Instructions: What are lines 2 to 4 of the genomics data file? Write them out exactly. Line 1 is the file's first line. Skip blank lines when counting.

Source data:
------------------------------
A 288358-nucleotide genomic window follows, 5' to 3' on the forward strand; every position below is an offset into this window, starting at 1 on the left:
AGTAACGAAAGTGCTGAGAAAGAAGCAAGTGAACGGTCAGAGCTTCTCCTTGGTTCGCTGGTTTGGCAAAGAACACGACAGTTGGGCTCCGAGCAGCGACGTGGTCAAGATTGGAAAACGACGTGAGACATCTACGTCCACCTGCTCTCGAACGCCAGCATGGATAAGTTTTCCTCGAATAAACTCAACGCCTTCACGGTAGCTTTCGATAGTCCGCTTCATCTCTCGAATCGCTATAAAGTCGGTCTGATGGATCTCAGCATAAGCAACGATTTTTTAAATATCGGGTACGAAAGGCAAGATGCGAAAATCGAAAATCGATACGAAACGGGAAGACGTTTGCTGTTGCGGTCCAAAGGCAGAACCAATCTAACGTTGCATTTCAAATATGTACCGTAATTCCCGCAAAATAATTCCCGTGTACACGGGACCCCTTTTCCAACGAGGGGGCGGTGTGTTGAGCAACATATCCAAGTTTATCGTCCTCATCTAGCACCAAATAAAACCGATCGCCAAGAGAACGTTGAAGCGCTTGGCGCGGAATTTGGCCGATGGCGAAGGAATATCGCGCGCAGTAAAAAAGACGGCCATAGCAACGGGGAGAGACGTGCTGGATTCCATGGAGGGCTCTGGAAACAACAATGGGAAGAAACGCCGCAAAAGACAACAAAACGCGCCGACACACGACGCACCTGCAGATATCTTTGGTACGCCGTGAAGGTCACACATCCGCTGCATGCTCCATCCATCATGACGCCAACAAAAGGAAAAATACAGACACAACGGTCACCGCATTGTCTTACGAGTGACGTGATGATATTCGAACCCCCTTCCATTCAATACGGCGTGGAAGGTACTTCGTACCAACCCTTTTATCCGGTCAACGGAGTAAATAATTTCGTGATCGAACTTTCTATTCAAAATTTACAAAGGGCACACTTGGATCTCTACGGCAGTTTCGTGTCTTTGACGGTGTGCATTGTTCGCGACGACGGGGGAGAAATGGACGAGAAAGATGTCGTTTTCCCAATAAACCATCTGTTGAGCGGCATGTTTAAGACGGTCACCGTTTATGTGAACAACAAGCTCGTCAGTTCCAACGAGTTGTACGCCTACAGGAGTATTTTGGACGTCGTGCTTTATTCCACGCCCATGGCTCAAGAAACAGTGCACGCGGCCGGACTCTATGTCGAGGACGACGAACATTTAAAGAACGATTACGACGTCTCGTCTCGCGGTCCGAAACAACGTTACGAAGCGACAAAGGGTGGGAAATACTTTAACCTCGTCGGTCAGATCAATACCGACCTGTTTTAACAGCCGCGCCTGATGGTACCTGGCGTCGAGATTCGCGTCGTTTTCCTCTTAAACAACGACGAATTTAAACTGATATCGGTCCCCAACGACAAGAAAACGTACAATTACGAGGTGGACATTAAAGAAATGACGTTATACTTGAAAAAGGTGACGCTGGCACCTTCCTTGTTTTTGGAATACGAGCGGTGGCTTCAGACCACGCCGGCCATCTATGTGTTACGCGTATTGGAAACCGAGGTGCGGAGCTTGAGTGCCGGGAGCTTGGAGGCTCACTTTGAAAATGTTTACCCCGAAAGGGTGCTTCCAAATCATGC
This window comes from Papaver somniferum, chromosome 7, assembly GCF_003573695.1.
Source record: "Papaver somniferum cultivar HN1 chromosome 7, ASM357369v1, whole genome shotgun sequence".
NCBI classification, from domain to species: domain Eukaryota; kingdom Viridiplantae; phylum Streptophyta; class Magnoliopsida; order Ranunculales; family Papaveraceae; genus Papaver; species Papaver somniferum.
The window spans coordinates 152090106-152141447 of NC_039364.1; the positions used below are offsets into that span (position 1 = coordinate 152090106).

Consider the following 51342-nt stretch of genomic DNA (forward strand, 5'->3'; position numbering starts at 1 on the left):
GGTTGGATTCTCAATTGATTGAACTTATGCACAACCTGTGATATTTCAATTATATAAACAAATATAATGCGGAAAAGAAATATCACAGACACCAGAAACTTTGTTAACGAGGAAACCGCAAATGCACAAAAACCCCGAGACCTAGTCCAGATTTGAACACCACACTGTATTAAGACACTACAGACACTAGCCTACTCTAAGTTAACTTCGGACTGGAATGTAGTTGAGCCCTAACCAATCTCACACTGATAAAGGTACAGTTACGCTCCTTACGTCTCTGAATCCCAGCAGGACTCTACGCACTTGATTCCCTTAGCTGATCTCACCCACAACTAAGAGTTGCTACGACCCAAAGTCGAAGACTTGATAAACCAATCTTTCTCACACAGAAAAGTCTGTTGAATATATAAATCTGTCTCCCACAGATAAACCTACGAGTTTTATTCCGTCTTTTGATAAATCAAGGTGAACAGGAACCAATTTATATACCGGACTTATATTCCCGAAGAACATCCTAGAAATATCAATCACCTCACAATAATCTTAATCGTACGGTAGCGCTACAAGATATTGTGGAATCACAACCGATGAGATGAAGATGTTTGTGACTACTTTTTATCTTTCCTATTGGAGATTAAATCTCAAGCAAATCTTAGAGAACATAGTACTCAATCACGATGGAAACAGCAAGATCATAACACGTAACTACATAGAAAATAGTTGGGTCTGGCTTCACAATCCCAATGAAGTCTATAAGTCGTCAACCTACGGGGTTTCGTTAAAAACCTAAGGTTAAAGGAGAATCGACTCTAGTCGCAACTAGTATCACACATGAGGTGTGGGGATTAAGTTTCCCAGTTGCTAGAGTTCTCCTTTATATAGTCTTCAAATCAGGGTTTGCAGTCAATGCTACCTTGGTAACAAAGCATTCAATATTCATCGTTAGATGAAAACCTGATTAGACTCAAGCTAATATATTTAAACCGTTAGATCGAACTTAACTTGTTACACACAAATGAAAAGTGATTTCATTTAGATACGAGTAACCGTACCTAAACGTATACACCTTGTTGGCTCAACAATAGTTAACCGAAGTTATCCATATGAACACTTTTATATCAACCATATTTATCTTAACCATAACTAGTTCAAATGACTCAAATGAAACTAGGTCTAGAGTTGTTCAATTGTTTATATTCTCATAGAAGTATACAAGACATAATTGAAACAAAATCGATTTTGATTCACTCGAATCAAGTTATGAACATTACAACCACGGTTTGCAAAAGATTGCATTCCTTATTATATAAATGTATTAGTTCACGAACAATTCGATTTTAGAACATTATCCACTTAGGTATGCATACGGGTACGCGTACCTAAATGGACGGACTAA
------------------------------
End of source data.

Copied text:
AGTAACGAAAGTGCTGAGAAAGAAGCAAGTGAACGGTCAGAGCTTCTCCTTGGTTCGCTGGTTTGGCAAAGAACACGACAGTTGGGCTCCGAGCAGCGACGTGGTCAAGATTGGAAAACGACGTGAGACATCTACGTCCACCTGCTCTCGAACGCCAGCATGGATAAGTTTTCCTCGAATAAACTCAACGCCTTCACGGTAGCTTTCGATAGTCCGCTTCATCTCTCGAATCGCTATAAAGTCGGTCTGATGGATCTCAGCATAAGCAACGATTTTTTAAATATCGGGTACGAAAGGCAAGATGCGAAAATCGAAAATCGATACGAAACGGGAAGACGTTTGCTGTTGCGGTCCAAAGGCAGAACCAATCTAACGTTGCATTTCAAATATGTACCGTAATTCCCGCAAAATAATTCCCGTGTACACGGGACCCCTTTTCCAACGAGGGGGCGGTGTGTTGAGCAACATATCCAAGTTTATCGTCCTCATCTAGCACCAAATAAAACCGATCGCCAAGAGAACGTTGAAGCGCTTGGCGCGGAATTTGGCCGATGGCGAAGGAATATCGCGCGCAGTAAAAAAGACGGCCATAGCAACGGGGAGAGACGTGCTGGATTCCATGGAGGGCTCTGGAAACAACAATGGGAAGAAACGCCGCAAAAGACAACAAAACGCGCCGACACACGACGCACCTGCAGATATCTTTGGTACGCCGTGAAGGTCACACATCCGCTGCATGCTCCATCCATCATGACGCCAACAAAAGGAAAAATACAGACACAACGGTCACCGCATTGTCTTACGAGTGACGTGATGATATTCGAACCCCCTTCCATTCAATACGGCGTGGAAGGTACTTCGTACCAACCCTTTTATCCGGTCAACGGAGTAAATAATTTCGTGATCGAACTTTCTATTCAAAATTTACAAAGGGCACACTTGGATCTCTACGGCAGTTTCGTGTCTTTGACGGTGTGCATTGTTCGCGACGACGGGGGAGAAATGGACGAGAAAGATGTCGTTTTCCCAATAAACCATCTGTTGAGCGGCATGTTTAAGACGGTCACCGTTTATGTGAACAACAAGCTCGTCAGTTCCAACGAGTTGTACGCCTACAGGAGTATTTTGGACGTCGTGCTTTATTCCACGCCCATGGCTCAAGAAACAGTGCACGCGGCCGGACTCTATGTCGAGGACGACGAACATTTAAAGAACGATTACGACGTCTCGTCTCGCGGTCCGAAACAACGTTACGAAGCGACAAAGGGTGGGAAATACTTTAACCTCGTCGGTCAGATCAATACCGACCTGTTTTAACAGCCGCGCCTGATGGTACCTGGCGTCGAGATTCGCGTCGTTTTCCTCTTAAACAACGACGAATTTAAACTGATATCGGTCCCCAACGACAAGAAAACGTACAATTACGAGGTGGACATTAAAGAAATGACGTTATACTTGAAAAAGGTGACGCTGGCACCTTCCTTGTTTTTGGAATACGAGCGGTGGCTTCAGACCACGCCGGCCATCTATGTGTTACGCGTATTGGAAACCGAGGTGCGGAGCTTGAGTGCCGGGAGCTTGGAGGCTCACTTTGAAAATGTTTACCCCGAAAGGGTGCTTCCAAATCATGC
This window comes from Papaver somniferum, chromosome 7, assembly GCF_003573695.1.
Source record: "Papaver somniferum cultivar HN1 chromosome 7, ASM357369v1, whole genome shotgun sequence".